CMEC released the results of the third cycle of the Pan-Canadian Assessment Program, PCAP 2013 Report on the Pan-Canadian Assessment of Science, Reading, and Mathematics, on October 7, 2014.


In the spring of 2013, approximately 32,000 students in Grade 8 (Secondary II in Quebec) from over 1,500 schools across the country were tested. Science was the primary domain assessed, while reading and mathematics were the minor domains. All 10 Canadian provinces, but no territories, participated in the assessment.


The PCAP assessment is not tied to the curriculum of a particular province or territory but is instead a fair measurement of students' abilities to use their learning skills to solve real-life situations. It measures how well students are doing; it does not attempt to assess approaches to learning.


PCAP 2013 focused on science literacy, defined through three competencies (science inquiry, problem solving, and scientific reasoning); four subdomains (nature of science, life science, physical science, and Earth science); as well as attitudes about science and its role in society. Science performance levels were developed in consultation with independent experts in education and assessment and align broadly with internationally accepted practice. Provinces also worked to ensure that the unique qualities of our country's education systems are taken into account.


In PCAP 2013, the results for the science component are described in terms of four performance levels. These levels represent how well students are doing based on the cognitive demand and degree of difficulty of the test items. Performance level 2 is the expected level of performance for Grade 8 students. Level 1 represents the performance of students at a level below that expected of students in their grade-level group. Levels 3 and 4 represent higher levels of performance.


Some of the key findings about the performance of our students include the following:

  • At the pan-Canadian level, 91 per cent of students are achieving at or above their expected level of performance in science, that is to say, at level 2 or above. Almost 50 per cent of students are achieving above their expected level.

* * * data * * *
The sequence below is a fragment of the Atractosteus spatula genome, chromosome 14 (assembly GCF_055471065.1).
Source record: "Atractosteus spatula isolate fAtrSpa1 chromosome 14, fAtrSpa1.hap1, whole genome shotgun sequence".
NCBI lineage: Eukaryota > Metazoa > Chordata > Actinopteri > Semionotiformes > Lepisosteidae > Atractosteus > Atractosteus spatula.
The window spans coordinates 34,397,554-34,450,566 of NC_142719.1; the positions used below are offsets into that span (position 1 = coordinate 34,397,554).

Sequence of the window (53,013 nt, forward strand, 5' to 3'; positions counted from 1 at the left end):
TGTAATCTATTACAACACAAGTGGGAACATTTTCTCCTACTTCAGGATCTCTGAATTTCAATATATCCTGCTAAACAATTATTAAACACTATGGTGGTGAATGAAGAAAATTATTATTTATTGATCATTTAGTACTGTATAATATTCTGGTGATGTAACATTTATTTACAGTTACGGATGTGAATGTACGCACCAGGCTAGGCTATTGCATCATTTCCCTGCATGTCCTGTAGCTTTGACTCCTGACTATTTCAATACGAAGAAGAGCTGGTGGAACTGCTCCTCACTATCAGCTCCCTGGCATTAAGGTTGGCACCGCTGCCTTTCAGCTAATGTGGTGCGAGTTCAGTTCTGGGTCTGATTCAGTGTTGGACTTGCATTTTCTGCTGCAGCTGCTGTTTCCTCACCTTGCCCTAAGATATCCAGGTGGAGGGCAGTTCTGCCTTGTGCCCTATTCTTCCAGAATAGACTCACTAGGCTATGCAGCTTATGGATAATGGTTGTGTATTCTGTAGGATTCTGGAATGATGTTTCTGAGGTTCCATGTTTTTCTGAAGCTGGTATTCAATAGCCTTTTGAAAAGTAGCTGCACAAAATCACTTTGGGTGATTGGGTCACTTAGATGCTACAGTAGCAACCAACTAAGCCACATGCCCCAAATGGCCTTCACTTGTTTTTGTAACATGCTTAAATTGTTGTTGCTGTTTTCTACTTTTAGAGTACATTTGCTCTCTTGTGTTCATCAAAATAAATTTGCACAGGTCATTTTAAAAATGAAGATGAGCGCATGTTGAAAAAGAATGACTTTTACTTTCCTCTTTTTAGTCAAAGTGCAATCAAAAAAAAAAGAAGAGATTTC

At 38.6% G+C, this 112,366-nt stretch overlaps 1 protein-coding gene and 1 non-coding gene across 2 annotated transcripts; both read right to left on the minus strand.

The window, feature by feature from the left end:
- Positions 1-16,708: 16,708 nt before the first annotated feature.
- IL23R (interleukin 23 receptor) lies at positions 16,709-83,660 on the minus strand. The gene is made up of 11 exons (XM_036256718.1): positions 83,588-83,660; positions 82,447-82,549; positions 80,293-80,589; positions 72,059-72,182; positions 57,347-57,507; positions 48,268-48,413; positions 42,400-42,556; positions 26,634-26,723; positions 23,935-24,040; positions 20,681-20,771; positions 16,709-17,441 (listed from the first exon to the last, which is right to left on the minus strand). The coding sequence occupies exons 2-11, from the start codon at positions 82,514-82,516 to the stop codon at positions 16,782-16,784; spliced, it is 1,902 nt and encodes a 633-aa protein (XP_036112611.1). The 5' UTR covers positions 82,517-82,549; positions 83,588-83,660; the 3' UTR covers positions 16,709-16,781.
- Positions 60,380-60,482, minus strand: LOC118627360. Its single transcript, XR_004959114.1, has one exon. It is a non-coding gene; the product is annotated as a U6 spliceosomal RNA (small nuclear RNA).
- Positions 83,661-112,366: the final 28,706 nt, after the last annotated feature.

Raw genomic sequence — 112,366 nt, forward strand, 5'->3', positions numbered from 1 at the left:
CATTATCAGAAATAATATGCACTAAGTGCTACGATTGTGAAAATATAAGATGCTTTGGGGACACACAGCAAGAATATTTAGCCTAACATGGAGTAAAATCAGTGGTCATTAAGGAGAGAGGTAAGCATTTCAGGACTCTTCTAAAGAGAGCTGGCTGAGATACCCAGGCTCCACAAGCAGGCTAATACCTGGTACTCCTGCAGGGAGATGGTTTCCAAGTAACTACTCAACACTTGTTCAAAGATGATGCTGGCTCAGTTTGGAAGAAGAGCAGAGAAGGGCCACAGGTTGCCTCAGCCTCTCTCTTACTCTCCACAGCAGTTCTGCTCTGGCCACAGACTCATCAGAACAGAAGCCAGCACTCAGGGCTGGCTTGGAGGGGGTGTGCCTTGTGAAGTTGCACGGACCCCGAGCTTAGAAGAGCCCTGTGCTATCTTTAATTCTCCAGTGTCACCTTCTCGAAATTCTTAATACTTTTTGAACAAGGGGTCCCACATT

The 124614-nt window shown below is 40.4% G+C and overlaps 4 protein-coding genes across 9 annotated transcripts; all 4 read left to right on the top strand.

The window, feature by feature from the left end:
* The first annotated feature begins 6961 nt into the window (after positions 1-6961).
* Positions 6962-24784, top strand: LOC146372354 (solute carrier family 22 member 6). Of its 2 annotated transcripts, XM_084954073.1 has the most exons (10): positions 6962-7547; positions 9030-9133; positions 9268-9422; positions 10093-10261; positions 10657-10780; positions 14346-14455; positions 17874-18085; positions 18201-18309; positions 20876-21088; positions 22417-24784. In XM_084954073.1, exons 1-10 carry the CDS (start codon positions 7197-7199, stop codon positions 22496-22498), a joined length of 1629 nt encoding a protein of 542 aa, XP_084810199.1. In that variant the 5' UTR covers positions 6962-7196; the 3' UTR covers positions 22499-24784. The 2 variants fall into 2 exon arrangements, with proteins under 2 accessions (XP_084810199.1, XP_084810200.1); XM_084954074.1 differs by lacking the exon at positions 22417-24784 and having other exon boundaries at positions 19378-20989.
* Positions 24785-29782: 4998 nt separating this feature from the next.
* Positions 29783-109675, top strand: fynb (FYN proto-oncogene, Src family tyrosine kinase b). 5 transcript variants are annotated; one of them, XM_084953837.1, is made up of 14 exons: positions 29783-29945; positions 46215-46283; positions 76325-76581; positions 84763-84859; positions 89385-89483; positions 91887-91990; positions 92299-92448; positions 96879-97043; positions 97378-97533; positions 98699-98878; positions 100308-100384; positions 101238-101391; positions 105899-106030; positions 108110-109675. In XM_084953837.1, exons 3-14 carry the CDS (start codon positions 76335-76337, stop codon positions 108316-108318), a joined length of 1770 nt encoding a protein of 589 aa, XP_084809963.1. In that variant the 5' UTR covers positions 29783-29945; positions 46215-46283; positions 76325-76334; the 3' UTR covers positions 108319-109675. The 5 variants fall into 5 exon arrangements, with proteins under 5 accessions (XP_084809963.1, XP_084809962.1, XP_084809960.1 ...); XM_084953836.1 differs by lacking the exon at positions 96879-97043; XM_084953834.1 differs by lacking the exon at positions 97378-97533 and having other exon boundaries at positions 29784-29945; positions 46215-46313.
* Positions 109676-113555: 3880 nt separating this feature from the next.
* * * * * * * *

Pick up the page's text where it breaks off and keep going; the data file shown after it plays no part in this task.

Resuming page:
• In most provinces with English majority-language school systems, students in the English systems do better in science and reading than students in the French systems. The reverse is true in mathematics: students in the French systems tend to outperform their English counterparts. In Quebec, science and reading results are the same in English and French systems, while students in the French system do better than those in the English system in math.
  • There was no gender gap in science and mathematics in Canada overall; however, consistent with other large-scale studies, girls performed better than boys in reading.

PCAP's three-year cycles began in 2007. With PCAP 2013, some analysis over time is now possible in mathematics and reading:

  • Mathematics: Between 2010 and 2013, there was an increase in mathematics achievement across Canada and in most jurisdictions. This positive change is found in both English- and French-language schools. In terms of gender, only girls demonstrated a significant increase in mathematics scores, while the achievement for boys did not significantly change over time.
  • Reading: Between 2007 and 2013, there was no difference in reading achievement across Canada, but results did show some improvement between 2010 and 2013. Overall, the changes over time in reading differed depending on language and gender.


PCAP 2013 also collected extensive contextual information from questionnaires completed by students, teachers, and principals. This information will be published in the coming months, as part of the “PCAP 2013 Contextual Report on Student Achievement in Science,” and should offer insight into some of the factors that may influence student performance. The “PCAP 2013 Technical Report” will be available next year.